The move aims to optimise use of the equipment, increase efficiencies and ensure optimum berth utilisation at the local harbour.
Both cranes have been redeployed to berth 701, which operates as a dual-purpose, import and export berth.
Although they will primarily be utilised at this berth, their mobility allows the terminal to use the cranes as back-up for 702, 609 and MPT 6 series berths.
The cranes currently run on diesel gensets and will be upgraded to dual shore power electric machines to ensure that the bulk operation is cost effective to Transnet Port Terminal (TPT) customers.
General Manager for Engineering at TPT, Josiah Mpofu, emphasised that the relocation of the cranes to Richards Bay will also ‘improve opportunities to maintain cranes better’, which will increase their reliability.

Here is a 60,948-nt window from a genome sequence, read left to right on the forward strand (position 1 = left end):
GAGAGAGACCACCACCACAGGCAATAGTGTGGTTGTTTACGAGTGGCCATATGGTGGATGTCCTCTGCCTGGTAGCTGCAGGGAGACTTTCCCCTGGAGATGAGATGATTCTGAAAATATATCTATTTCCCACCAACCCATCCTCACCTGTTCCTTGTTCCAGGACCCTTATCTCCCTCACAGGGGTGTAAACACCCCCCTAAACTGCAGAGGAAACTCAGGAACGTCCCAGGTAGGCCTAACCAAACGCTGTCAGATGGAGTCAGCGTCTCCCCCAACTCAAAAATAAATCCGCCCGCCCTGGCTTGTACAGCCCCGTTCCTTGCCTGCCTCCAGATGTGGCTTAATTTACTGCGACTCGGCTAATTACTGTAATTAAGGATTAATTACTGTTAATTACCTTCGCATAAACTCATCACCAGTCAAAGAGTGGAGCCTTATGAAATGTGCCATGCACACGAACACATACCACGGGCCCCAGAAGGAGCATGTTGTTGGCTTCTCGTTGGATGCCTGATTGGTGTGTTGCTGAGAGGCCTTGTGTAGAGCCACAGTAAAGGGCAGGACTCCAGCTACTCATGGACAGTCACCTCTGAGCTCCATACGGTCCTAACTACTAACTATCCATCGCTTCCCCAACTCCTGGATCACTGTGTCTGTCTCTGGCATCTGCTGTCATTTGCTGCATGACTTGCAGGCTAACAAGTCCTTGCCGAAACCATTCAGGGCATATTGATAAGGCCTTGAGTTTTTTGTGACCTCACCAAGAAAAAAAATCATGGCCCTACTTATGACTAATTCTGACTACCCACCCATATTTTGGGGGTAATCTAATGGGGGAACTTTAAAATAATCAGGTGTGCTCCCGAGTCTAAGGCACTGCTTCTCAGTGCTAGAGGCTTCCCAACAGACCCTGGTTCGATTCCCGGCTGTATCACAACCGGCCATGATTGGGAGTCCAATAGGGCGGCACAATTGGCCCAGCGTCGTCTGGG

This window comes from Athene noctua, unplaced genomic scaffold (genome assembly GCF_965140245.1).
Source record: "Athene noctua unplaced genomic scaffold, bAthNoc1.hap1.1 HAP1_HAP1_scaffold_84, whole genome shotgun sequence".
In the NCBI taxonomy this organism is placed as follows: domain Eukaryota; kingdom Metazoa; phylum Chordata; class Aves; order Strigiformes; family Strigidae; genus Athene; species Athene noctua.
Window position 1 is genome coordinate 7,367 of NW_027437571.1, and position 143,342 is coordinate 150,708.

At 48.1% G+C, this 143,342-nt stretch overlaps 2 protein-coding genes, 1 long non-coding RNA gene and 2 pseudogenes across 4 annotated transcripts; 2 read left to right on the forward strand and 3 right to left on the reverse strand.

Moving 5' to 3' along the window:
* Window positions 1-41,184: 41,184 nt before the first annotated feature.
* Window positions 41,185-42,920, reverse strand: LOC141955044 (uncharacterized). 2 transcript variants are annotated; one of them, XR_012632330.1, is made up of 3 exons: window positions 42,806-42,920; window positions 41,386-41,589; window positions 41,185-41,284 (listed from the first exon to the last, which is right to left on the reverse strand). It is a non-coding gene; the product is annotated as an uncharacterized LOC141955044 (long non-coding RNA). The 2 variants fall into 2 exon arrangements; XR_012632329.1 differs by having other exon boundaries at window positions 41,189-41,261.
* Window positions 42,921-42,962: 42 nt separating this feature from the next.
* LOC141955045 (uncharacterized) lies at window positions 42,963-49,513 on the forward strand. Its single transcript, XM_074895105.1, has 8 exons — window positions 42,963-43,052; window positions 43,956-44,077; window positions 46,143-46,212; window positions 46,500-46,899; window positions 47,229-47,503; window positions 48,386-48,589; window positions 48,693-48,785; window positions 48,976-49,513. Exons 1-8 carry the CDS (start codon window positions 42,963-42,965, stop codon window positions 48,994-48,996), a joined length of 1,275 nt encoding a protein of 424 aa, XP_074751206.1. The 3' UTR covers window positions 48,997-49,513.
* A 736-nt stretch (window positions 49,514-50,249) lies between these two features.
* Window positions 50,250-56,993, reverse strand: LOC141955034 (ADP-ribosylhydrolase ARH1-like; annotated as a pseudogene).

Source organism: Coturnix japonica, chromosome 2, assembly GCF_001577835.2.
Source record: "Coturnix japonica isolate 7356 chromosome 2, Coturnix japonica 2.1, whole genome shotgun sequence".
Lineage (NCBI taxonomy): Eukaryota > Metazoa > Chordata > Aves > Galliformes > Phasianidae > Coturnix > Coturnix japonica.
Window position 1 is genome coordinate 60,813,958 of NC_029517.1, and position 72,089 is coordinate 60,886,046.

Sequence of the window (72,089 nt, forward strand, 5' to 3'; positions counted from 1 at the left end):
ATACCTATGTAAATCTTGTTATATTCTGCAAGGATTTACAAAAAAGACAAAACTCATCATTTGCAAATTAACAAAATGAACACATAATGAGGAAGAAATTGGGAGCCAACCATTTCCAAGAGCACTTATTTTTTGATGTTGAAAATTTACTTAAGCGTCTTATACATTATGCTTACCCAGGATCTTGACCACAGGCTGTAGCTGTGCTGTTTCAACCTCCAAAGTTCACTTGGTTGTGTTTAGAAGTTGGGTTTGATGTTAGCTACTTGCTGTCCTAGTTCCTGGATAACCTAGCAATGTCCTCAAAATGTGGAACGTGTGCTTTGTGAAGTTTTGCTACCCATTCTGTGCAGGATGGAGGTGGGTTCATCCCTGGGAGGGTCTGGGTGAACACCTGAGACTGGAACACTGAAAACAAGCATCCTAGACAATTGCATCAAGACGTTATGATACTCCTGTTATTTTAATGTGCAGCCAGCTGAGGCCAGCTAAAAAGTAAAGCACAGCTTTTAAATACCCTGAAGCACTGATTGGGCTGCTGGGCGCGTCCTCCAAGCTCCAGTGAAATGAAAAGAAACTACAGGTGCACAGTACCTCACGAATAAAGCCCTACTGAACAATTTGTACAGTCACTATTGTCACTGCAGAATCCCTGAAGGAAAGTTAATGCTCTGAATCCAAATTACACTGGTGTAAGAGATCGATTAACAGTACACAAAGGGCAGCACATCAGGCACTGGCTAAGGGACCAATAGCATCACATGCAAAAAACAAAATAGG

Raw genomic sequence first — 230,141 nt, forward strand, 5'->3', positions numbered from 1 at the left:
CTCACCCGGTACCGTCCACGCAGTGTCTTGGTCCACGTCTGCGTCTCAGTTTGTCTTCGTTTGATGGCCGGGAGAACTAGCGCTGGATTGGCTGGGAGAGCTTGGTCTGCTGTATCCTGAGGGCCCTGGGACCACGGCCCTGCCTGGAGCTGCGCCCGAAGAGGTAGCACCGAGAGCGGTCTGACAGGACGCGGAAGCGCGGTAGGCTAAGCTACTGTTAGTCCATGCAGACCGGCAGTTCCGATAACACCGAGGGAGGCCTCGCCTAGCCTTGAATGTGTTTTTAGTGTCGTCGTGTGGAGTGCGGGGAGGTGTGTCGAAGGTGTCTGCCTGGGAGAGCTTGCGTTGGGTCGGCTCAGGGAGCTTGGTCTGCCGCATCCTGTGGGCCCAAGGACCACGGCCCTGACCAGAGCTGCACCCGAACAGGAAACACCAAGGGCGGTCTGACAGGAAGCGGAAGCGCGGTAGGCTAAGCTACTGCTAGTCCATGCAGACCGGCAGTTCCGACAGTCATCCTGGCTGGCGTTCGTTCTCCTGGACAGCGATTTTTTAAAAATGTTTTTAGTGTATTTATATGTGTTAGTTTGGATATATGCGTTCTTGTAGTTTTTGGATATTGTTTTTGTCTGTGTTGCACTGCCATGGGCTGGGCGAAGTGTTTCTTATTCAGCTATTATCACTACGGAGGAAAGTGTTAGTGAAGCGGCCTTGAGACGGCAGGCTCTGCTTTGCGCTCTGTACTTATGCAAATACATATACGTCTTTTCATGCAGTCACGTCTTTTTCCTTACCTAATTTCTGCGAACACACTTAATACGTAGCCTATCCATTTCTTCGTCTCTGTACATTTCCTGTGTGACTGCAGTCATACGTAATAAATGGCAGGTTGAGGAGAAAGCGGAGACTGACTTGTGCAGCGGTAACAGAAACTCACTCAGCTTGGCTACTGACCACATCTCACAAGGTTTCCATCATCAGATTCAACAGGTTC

One of the two cranes arriving in Richards Bay from Maydon Wharf in Durban.
‘The moving of the two cranes from Durban to Richards Bay was not an easy operation as it entailed the lifting of the MHCs weighing 400 tons each via heavy lift gear.
‘This was followed by a sea voyage from Durban to Richards Bay, the off-loading, commissioning and load testing.
‘Stringent measures had to be taken to ensure the MHCs were properly secured and corrosion protected whilst in transit.
‘For this project to be a success, it required cooperation between a multi-disciplinary internal project team and the OEM commissioning the equipment,’ Mpofu said.